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The anamorphic skull that cuts an unsettling path across the foreground of Hans Holbein the Younger’s 1533 double portrait, The Ambassadors, has struck modern interpreters of the painting as a fundamental disruption of the ordered world of the two young men portrayed amid the books and instruments of liberal learning. For Jacques Lacan, the skull signifies the annihilation of the Cartesian subject. For those more inclined to historical interpretation, it signifies the undoing of a confident Renaissance humanism. Against perspectival coherence, the skull offers fragmentation; against a dream of comprehensive knowledge, it offers a melancholy reminder of death.
In Disharmony of the Spheres: The Europe of Holbein’s “Ambassadors,” Jennifer Nelson takes exception to this polarized reading. Anamorphosis, she argues, is not the inversion of perspective but another version of it, and it should therefore be considered alongside the other deviations from unified perspective found throughout the painting: the varied foreshortenings that cause objects to inhabit “subtly discrepant, local perspectival fields” (18), such as the carpenter’s square that, she argues, appears in virtual space as not square but strangely oblique. Wary of overdrawn oppositions that flatten the painting’s breathtaking variety, Nelson attempts to sustain multiple levels of difference within the work by treating the skull as only the most extreme form of a disharmony that proliferates throughout the painting. This attention to discrepancy over unity results in a welcome revision to our understanding of Holbein’s painting and, more generally, to our understanding of a certain strand of sixteenth-century northern humanism found in the works of Philipp Melanchthon, Georg Hartmann, and Erasmus of Rotterdam. “Transrealism” is Nelson’s word of choice for describing the project of these humanists, who shunned homogenizing systems in favor of multiple and often contradictory truths.
In her introductory chapter, and again in her concluding chapter, both of which focus on The Ambassadors, Nelson makes the stakes of her intervention clear. The attraction to incommensurable fragments that she finds among Holbein and his humanist contemporaries provides an antidote to the “classical liberal and neoliberal project of rendering all humans equal, a project professing justice through guaranteeing individual freedom but in practice rewarding homogeneity and normalization” (9). As the book’s subtitle suggests, we are meant to draw a lesson about Europe from Holbein’s painting, but this is not the Europe of liberal and neoliberal imaginings. The Europe of Holbein’s Ambassadors was rent by religious schism and the Ottoman threat, and it taught reform-minded artists, theologians, and instrument makers to value local and contingent knowledge. Nelson’s methodological tools for drawing such historical lessons come from the foundational art historical concepts of Alois Riegl and Erwin Panofsky that wedded form to culture: Kunstwollen and “symbolic form,” respectively. Nelson is careful to reject the tendency of these concepts toward totalization, although her own project of mapping the localized objects and texts of sixteenth-century humanism onto the politics of a neoliberal present can sometimes have its own effect of flattening the variety and complexity of the historical past.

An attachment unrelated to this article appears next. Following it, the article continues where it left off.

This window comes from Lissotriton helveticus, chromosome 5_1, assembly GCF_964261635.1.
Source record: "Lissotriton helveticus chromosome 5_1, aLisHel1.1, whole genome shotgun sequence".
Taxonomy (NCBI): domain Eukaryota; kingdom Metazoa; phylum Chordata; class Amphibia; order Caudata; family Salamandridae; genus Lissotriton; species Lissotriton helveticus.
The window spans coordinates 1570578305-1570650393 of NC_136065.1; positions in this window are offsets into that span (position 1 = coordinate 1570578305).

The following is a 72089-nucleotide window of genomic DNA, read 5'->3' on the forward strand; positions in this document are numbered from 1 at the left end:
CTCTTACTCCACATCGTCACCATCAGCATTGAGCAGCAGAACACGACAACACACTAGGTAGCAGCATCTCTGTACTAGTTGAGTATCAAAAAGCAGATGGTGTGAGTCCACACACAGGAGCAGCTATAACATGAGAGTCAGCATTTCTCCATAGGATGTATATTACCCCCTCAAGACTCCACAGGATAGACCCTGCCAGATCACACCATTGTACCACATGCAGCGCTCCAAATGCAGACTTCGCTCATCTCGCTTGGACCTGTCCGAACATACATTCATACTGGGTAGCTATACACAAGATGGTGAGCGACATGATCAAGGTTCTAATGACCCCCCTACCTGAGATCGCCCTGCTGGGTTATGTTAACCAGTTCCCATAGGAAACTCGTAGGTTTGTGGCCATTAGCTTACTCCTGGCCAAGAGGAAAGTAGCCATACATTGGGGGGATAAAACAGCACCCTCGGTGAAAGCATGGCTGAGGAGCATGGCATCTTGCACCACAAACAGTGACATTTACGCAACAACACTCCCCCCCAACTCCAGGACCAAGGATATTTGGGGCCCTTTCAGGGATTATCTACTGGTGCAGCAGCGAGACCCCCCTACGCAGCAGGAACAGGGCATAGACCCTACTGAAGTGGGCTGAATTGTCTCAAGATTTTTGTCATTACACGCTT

Nelson’s central chapters dwell on humanist techniques of measurement and enumeration that privilege local over universal knowledge. In “Melanchthon’s Imperfect Mathematics,” she explores a “theology of science” articulated in the writings and correspondence of Martin Luther’s great collaborator. For Melanchthon, the measurement of the heavens and earth, and even inquiries into such mundane matters as the relative values of ancient and modern currencies, constitute a path to “encounter and colloquy with God” (33). But this is not because such pursuits lead to perfect understanding. After all, their results are often conflicting and incommensurable, a fact to which Melanchthon—as Nelson convincingly demonstrates—was very much attuned. But neither do such discrepancies indicate the vanity of human efforts to know the divine, a view that distinguishes Melanchthon from Luther, for whom scripture alone could provide that access. For Melanchthon, imperfection within human efforts to measure the cosmos has its own theological significance, as “part of a larger allegory of what differences could teach people about God” (49) .